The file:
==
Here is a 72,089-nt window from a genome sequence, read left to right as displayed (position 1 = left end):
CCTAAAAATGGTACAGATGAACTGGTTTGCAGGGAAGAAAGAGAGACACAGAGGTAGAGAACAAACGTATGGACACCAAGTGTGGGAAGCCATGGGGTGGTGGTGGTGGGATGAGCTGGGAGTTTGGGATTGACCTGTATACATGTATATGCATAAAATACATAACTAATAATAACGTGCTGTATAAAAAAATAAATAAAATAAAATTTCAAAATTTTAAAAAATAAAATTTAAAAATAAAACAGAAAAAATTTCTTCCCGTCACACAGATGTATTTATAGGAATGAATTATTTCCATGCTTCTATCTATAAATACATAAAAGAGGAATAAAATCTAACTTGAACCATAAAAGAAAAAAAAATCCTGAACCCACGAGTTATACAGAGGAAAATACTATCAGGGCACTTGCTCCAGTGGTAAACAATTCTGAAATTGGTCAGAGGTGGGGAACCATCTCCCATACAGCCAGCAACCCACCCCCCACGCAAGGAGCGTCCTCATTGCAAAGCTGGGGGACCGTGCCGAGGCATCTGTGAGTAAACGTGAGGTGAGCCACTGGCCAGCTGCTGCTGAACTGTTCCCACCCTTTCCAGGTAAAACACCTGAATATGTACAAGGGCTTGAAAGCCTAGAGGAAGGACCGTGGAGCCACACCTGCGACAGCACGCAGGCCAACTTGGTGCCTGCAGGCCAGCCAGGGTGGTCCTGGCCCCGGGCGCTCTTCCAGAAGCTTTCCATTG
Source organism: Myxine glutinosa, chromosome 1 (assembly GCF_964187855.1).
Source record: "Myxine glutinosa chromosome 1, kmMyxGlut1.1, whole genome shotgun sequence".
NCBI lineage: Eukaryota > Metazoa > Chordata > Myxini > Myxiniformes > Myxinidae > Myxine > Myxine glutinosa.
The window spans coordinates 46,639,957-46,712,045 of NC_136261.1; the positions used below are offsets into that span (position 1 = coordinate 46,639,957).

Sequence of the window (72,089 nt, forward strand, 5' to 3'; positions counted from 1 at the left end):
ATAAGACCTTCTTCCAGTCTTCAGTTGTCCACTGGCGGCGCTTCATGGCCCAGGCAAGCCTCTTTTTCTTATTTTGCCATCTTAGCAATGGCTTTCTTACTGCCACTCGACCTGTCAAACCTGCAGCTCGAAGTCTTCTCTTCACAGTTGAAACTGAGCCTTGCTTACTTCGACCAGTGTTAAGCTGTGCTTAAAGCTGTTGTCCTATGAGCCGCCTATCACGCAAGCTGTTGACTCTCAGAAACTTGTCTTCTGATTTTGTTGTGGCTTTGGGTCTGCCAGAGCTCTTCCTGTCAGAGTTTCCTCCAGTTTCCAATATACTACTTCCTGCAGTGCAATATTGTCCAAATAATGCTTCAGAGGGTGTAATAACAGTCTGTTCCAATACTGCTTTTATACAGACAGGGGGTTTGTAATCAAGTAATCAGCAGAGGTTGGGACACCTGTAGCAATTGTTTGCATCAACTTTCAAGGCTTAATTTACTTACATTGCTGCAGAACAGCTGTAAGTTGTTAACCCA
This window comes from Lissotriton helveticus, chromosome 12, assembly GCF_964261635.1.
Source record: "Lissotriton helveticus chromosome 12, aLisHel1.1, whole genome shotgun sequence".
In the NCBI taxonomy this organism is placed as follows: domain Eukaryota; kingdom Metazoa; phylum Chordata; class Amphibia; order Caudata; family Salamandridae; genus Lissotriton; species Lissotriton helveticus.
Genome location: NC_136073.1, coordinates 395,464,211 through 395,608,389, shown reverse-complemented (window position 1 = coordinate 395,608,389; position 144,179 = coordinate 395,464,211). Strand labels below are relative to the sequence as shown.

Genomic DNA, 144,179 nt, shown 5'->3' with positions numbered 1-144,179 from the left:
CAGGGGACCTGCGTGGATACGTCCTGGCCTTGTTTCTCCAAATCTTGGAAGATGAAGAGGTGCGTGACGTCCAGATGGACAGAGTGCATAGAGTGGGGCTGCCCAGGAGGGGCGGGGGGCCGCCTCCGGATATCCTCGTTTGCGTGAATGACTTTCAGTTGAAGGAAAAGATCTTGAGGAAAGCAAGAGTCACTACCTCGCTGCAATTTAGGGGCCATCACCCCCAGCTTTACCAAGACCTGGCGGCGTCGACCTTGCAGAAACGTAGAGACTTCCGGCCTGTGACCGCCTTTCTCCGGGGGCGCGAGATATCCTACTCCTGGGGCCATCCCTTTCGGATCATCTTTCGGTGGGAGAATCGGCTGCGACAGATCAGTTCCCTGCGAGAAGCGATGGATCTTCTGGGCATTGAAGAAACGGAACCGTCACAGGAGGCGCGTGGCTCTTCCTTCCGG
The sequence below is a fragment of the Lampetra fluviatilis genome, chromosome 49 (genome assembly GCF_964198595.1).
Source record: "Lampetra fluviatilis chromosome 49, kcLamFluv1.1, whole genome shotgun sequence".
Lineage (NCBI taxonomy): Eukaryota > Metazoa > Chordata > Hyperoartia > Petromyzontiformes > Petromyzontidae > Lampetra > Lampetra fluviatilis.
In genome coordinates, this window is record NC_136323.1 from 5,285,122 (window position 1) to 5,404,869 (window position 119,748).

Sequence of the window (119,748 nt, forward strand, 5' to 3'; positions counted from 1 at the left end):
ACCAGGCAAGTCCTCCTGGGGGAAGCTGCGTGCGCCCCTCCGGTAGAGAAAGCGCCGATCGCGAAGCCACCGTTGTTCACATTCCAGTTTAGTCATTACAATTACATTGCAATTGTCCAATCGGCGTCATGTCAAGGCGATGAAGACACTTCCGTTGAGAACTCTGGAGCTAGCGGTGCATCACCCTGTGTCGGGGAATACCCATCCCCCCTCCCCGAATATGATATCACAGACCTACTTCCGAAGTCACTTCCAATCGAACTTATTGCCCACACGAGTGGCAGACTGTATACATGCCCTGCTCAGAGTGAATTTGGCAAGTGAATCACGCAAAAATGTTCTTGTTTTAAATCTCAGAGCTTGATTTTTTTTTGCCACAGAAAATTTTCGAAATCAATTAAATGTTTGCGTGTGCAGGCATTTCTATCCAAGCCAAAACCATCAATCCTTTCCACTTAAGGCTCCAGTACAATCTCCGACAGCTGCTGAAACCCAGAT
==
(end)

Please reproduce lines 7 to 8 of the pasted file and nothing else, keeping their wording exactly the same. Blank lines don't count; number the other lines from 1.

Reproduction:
Sequence of the window (72,089 nt, forward strand, 5' to 3'; positions counted from 1 at the left end):
ATAAGACCTTCTTCCAGTCTTCAGTTGTCCACTGGCGGCGCTTCATGGCCCAGGCAAGCCTCTTTTTCTTATTTTGCCATCTTAGCAATGGCTTTCTTACTGCCACTCGACCTGTCAAACCTGCAGCTCGAAGTCTTCTCTTCACAGTTGAAACTGAGCCTTGCTTACTTCGACCAGTGTTAAGCTGTGCTTAAAGCTGTTGTCCTATGAGCCGCCTATCACGCAAGCTGTTGACTCTCAGAAACTTGTCTTCTGATTTTGTTGTGGCTTTGGGTCTGCCAGAGCTCTTCCTGTCAGAGTTTCCTCCAGTTTCCAATATACTACTTCCTGCAGTGCAATATTGTCCAAATAATGCTTCAGAGGGTGTAATAACAGTCTGTTCCAATACTGCTTTTATACAGACAGGGGGTTTGTAATCAAGTAATCAGCAGAGGTTGGGACACCTGTAGCAATTGTTTGCATCAACTTTCAAGGCTTAATTTACTTACATTGCTGCAGAACAGCTGTAAGTTGTTAACCCA